When the São Paulo Research Foundation established the structure of the Research, Innovation and Dissemination Centers it stated clearly that the most important feature of RIDCs was the multiplicity of their missions, a cornerstone for attaining the status of “a world class research center.” Each RIDC must have a specific, high-impact research focus, and this research focus must be necessarily integrated with technology-transfer and scientific dissemination explicit missions. FAPESP's RIDC for Neuromathematics (NeuroMat), that was established in 2013 and is coordinated by mathematician Antonio Galves, reports its third year of activities by emphasizing how the major scientific challenge of building a conceptual framework for neuroscience data informs technology transfer and scientific dissemination.
NeuroMat’s research outputs in the third report of activities indicate a scientific crescendo in the development of a new stochastic model for biological neural networks and of the stochastic modeling of the statistician brain conjecture. Since the second report of activities, last year, 29 papers were either published or accepted for publication. Citations according to Google Scholar went up from 61 in 2014 to 113 in 2015 and 141 as of October 2016. This growing impact was embedded in a context of dense research exchange, including three major conferences in the reported year of activities: the workshop Random Graphs in the Brain (Nov. 2015), the VI Edition of the Latin American School on Computational Neuroscience (Jan. 2016) and the workshop High-Performance Computing, Stochastic Modeling and Databases in Neuroscience (Apr. 2016). How well was NeuroMat’s scientific crescendo integrated to technology-transfer and dissemination activities?
NeuroMat’s technology-transfer activities have occurred in two fronts, according to the third report of activities: Neuro-rehabilitation and diagnosis, and Computational tools. The former is split in three main initiatives: Plasticity in brachial plexus avulsion (BPA), Psychosis and psychiatric illnesses and Plasticity in Parkinson’s disease (PD), respectively coordinated by Claudia D. Vargas, Sidarta Ribeiro and Maria Elisa Piemonte. Computational tools included in the report: the Neuroscience Experiments System (NES), the Goalkeeper Game and the NeuroMat Open Database for neuroscientiﬁc data.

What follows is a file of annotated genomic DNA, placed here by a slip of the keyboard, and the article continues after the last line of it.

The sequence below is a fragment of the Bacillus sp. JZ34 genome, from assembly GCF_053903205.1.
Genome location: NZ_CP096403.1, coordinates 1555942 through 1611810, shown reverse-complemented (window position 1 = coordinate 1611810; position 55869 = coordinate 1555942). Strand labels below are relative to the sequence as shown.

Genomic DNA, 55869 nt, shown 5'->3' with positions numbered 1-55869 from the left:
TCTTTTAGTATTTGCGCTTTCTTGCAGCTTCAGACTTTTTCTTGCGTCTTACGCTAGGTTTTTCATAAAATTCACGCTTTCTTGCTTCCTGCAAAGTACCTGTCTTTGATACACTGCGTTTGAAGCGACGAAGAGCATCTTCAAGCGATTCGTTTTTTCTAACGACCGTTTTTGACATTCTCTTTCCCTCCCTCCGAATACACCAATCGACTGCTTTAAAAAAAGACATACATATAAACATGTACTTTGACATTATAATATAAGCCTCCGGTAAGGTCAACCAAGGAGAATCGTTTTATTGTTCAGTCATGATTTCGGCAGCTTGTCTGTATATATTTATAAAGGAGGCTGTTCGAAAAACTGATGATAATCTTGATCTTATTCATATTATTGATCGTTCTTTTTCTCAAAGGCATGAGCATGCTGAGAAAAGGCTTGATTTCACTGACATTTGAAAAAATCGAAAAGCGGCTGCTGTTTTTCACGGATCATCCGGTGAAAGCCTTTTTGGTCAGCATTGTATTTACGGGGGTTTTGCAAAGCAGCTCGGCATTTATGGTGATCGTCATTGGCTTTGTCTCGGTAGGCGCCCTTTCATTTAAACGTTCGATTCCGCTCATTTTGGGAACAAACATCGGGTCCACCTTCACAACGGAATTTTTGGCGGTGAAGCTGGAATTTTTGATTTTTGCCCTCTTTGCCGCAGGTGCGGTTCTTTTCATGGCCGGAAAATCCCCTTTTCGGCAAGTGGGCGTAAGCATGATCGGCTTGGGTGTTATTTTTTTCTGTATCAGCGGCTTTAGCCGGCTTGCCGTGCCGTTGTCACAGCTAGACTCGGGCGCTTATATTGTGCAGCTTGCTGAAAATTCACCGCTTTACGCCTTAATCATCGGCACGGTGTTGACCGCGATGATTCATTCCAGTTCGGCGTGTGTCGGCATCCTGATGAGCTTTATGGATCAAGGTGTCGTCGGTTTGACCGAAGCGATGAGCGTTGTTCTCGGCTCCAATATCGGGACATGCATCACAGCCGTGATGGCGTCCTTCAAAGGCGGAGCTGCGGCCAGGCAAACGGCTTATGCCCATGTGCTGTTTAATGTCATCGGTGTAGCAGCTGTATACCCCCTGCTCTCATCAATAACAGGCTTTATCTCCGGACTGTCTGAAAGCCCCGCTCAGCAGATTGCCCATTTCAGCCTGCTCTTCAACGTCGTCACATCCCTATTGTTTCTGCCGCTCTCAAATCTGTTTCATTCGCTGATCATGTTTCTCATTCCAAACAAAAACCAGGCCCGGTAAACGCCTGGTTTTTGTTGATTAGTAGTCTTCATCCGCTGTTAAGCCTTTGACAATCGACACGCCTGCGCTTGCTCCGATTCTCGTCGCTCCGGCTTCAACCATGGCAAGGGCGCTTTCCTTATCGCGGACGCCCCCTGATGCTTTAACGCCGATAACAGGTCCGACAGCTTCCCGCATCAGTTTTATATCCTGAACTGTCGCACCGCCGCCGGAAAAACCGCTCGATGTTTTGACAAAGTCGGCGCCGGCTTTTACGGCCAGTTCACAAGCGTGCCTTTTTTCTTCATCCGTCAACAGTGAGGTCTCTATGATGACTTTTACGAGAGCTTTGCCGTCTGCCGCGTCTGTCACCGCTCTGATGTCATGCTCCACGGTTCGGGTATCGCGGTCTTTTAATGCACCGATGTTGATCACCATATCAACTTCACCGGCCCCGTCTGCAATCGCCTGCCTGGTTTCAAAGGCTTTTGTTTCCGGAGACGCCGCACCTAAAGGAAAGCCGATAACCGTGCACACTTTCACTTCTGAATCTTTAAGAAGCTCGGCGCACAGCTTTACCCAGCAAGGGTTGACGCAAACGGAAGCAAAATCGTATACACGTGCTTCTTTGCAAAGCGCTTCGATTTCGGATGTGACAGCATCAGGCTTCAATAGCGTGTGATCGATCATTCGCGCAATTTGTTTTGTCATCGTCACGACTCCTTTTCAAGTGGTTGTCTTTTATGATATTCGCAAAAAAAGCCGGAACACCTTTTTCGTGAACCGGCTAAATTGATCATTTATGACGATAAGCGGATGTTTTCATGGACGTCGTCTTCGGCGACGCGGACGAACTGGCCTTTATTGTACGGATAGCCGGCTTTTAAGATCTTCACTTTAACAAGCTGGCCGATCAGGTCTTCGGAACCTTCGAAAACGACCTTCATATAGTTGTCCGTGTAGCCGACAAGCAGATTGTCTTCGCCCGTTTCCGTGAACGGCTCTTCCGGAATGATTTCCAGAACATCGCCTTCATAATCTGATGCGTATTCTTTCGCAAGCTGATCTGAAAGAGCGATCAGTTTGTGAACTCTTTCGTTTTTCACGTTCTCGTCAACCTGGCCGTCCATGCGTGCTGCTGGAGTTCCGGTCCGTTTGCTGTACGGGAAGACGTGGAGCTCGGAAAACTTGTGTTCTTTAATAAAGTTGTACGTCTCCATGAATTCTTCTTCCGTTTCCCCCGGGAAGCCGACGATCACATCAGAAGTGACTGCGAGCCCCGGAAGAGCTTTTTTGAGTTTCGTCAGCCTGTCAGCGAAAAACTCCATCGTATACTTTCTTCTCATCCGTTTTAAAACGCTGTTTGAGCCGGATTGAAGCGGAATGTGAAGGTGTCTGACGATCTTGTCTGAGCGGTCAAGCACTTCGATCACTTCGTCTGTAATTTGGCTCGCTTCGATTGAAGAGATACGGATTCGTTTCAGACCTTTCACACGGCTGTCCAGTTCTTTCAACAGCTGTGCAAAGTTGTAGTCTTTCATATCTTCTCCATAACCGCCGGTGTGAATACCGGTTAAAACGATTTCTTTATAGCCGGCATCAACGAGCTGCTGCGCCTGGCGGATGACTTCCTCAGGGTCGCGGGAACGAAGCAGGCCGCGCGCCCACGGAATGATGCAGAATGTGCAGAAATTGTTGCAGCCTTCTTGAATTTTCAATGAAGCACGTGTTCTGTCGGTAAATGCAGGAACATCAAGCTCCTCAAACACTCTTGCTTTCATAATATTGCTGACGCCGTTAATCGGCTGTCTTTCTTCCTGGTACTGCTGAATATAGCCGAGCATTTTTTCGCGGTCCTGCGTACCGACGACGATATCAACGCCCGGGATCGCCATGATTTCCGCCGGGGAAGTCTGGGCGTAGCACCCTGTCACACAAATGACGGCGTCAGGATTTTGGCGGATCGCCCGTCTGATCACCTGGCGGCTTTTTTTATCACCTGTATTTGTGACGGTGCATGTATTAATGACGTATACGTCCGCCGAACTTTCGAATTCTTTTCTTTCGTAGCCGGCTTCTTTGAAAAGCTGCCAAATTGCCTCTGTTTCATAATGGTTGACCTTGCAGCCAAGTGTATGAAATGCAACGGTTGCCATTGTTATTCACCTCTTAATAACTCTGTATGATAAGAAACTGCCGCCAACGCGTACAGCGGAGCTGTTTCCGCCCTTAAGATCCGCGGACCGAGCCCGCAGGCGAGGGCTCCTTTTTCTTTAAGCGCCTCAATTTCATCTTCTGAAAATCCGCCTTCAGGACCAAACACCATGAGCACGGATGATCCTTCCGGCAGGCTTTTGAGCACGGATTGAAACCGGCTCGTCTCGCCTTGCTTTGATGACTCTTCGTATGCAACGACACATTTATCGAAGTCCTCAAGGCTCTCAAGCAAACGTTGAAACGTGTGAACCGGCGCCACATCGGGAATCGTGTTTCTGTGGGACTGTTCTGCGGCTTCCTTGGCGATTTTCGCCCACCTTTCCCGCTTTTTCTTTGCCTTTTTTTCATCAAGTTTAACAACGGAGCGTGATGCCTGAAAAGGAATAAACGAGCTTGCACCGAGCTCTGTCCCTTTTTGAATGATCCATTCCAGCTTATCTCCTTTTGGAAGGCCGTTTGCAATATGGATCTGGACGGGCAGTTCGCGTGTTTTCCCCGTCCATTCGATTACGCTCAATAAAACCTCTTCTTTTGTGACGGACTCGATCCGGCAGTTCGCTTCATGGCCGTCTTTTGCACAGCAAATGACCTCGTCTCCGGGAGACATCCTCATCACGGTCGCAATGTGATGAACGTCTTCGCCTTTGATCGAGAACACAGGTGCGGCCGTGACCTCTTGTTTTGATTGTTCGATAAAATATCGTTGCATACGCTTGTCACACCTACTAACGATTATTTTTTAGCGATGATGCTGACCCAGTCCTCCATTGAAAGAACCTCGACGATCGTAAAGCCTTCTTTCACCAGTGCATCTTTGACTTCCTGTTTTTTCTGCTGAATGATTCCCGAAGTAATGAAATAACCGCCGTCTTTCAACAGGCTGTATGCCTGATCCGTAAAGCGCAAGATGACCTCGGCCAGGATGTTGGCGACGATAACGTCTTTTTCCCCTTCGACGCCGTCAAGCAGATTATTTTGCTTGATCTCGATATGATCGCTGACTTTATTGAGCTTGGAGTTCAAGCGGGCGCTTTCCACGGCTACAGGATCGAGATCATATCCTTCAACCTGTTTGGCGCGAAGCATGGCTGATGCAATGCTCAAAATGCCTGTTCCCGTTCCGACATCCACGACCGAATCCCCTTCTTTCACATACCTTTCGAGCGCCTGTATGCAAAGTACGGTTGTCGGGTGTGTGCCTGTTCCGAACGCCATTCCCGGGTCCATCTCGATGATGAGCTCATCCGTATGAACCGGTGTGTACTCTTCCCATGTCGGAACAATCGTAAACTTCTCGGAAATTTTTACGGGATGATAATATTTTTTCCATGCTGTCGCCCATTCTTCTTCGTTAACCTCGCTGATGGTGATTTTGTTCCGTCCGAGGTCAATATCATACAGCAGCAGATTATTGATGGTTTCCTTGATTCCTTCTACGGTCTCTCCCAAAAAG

The work on BPA and PD are intimately related to the research agenda of the team led by Vargas, Antonio Galves, according to NeuroMat technology-transfer coordinator, Antonio Carlos Roque da Silva. “The major scientific challenge is to develop a brain plasticity conceptual framework based on their work on learning context trees, and the major technology-transfer challenge is to develop new therapeutic protocols specific for BPA and PD based on this framework.” The line of activity on psychosis and psychiatric illnesses is conducted by a NeuroMat team led by Sidarta Ribeiro, who proposes a graph-theoretic representation and analysis of speech structures of patients with illnesses like schizophrenia, bipolar mood disorder and Alzheimer's disease.
“The short-term outcomes for these three areas are to develop successful therapeutic protocols and evaluation instruments relying on results already available from our basic science studies on each respective area. The long-term outcomes would be to perfect these protocols and develop new ones incorporating new knowledge from our ongoing research. It is important to mention that the activities associated to BPA and PD will be done in the context of the newly created support networks AMPARO (Rede de apoio NeuroMat a amigos e pessoas com doença de Parkinson) and ABRAÇO (Iniciativa NeuroMat para estudo e reabilitação das lesões do plexo braquial),” said Roque da Silva. AMPARO was launched in October, with a presentation video and a reference website; ABRAÇO is being developed.